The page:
The Contoocook River, in Antrim and Bennington, is a great place to see a wide variety of waterfowl, raptors and wading birds. In the early spring , when the ice is just starting to go out, look for bald eagles near Powder Mill Pond. Check the small openings of water for hooded and common mergansers, ring-necked ducks, and buffle-heads. By summer you can often see great blue herons, and maybe even an American bittern. Don and Lillian Stokes, world-famous birders, live near here, and have tallied over 200 species of birds at their home.
Bald Eagles can be spotted even though they are not known to nest in the Antrim Bennington area. One clue is to listen for the crows who get agitated when an eagle, hawk or owl is nearby.
There are no camping facilities in Antrim and Bennington. There are three campgrounds that are nearby.
Greenfield State Park, a 257-site campground with 900-foot beach for campers. Greenfield 547-3497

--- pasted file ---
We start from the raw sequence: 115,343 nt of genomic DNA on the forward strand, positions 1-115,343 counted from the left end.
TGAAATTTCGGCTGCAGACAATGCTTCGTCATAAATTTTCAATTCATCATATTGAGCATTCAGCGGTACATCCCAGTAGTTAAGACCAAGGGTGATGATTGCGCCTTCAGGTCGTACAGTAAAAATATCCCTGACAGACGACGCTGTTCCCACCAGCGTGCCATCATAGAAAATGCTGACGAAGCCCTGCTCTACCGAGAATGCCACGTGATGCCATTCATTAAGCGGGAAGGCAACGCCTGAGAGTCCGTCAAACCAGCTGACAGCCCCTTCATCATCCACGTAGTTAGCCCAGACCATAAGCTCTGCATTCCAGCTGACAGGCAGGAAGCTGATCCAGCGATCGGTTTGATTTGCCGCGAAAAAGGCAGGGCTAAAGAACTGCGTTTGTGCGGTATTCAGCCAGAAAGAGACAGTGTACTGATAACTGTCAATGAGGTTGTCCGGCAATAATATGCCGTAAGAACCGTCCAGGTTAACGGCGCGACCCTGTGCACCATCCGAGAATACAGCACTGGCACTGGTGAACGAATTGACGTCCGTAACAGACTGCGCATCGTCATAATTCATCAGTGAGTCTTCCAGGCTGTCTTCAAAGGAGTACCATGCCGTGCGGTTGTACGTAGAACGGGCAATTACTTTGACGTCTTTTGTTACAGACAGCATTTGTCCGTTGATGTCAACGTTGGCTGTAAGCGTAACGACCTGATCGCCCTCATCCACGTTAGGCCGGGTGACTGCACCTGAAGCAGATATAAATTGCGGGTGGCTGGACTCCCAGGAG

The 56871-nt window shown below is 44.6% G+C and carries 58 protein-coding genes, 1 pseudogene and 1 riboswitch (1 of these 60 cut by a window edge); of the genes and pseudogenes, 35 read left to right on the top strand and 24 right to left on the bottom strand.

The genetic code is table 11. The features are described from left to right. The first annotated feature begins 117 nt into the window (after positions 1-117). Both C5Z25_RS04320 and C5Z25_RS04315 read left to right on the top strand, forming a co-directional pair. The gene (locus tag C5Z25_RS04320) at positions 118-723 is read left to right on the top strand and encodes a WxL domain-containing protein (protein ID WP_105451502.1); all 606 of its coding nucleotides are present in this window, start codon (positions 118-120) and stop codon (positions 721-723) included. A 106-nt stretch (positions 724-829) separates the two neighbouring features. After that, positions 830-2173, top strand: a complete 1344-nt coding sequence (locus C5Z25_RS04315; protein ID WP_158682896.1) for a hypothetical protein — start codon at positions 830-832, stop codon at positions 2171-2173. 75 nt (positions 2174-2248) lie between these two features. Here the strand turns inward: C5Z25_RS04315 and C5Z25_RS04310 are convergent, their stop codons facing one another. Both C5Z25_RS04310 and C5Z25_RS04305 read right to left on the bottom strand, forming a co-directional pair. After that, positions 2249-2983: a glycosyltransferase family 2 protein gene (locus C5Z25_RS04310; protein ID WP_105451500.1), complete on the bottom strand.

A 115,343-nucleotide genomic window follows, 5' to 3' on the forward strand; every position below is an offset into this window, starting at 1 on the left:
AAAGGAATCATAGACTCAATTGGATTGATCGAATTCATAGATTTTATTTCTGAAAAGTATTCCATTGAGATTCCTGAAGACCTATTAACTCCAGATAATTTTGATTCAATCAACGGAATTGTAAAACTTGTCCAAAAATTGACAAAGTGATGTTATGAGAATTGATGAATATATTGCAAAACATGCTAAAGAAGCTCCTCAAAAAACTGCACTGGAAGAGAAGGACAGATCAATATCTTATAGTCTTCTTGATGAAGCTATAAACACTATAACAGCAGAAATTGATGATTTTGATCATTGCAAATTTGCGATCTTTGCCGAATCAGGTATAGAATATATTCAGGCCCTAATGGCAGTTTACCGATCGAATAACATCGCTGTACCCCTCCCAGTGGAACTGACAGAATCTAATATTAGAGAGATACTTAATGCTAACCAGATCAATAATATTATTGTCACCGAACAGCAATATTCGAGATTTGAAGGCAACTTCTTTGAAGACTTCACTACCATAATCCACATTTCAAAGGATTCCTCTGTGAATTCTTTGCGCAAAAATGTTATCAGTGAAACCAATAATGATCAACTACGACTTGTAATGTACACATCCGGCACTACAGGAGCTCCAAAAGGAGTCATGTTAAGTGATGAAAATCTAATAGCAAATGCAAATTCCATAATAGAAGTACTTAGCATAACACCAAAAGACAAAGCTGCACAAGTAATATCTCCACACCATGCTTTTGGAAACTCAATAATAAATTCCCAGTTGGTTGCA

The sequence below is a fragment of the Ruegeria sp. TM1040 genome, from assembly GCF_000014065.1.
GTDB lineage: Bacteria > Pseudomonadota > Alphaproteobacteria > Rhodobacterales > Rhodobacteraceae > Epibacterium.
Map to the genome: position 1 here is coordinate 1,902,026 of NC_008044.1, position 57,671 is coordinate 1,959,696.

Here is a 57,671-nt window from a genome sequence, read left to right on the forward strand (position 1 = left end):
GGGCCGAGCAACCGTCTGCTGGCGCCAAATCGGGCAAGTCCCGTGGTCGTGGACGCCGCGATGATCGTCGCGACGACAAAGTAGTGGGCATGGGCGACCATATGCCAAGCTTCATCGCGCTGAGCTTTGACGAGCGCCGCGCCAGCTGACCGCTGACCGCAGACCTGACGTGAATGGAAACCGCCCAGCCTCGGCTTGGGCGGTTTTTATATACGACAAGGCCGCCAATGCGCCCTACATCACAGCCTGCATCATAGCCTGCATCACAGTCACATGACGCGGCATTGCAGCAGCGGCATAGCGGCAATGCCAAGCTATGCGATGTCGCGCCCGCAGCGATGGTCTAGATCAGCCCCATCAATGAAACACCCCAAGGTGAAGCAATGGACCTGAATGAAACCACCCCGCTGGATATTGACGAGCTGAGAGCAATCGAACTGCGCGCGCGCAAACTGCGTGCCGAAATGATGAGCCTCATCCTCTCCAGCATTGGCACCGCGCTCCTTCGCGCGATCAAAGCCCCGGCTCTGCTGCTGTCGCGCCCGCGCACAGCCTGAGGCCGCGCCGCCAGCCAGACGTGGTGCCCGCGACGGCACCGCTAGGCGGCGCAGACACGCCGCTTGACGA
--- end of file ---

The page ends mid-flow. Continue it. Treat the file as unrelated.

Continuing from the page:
Pillsbury State Park, a 41-site campground with park amenities nearby. Washington 863.2860
Seven Maples, a family owned campground catering to all camping needs. 24 Longview Rd., Hancock 03449 603-525-3321
Both Antrim and Bennington have Dog Control Ordinances where no owner or keeper of a dog shall permit their dog to run at large at any time.
Trails where dogs are allowed on a leash are Willard Pond, Lily Pond/Meeting House Hill, McCabe Forest, Meadow Marsh, Virginia Baker Natural Area at Rye Pond, Bruce Edes Trail, Crotched Mountain and the Rail Trail. Loveren's Mill does not allow pets.
Antrim is a great place for dog walking with lots of places to go. First, many of the neighborhoods streets are quiet with not much traffic.